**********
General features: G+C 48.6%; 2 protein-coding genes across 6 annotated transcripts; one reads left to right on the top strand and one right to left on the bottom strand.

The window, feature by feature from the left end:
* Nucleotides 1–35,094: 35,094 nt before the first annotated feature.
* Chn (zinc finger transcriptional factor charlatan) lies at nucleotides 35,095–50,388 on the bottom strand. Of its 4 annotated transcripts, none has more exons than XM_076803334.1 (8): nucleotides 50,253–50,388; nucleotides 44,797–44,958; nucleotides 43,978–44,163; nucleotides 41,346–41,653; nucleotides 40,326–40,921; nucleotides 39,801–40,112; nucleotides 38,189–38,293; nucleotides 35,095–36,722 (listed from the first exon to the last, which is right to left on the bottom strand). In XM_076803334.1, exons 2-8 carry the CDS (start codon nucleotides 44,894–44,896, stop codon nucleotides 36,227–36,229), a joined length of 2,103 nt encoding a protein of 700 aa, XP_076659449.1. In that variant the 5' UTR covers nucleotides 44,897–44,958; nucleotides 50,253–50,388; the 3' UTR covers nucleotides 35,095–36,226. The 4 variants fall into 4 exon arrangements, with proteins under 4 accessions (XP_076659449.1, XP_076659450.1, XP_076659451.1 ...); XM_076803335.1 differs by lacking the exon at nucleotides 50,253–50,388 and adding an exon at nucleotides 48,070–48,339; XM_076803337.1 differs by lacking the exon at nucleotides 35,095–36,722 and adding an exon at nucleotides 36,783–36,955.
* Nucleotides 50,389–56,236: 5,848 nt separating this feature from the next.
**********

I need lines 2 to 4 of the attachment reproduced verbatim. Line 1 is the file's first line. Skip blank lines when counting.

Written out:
The window, feature by feature from the left end:
* Nucleotides 1–35,094: 35,094 nt before the first annotated feature.
* Chn (zinc finger transcriptional factor charlatan) lies at nucleotides 35,095–50,388 on the bottom strand. Of its 4 annotated transcripts, none has more exons than XM_076803334.1 (8): nucleotides 50,253–50,388; nucleotides 44,797–44,958; nucleotides 43,978–44,163; nucleotides 41,346–41,653; nucleotides 40,326–40,921; nucleotides 39,801–40,112; nucleotides 38,189–38,293; nucleotides 35,095–36,722 (listed from the first exon to the last, which is right to left on the bottom strand). In XM_076803334.1, exons 2-8 carry the CDS (start codon nucleotides 44,894–44,896, stop codon nucleotides 36,227–36,229), a joined length of 2,103 nt encoding a protein of 700 aa, XP_076659449.1. In that variant the 5' UTR covers nucleotides 44,897–44,958; nucleotides 50,253–50,388; the 3' UTR covers nucleotides 35,095–36,226. The 4 variants fall into 4 exon arrangements, with proteins under 4 accessions (XP_076659449.1, XP_076659450.1, XP_076659451.1 ...); XM_076803335.1 differs by lacking the exon at nucleotides 50,253–50,388 and adding an exon at nucleotides 48,070–48,339; XM_076803337.1 differs by lacking the exon at nucleotides 35,095–36,722 and adding an exon at nucleotides 36,783–36,955.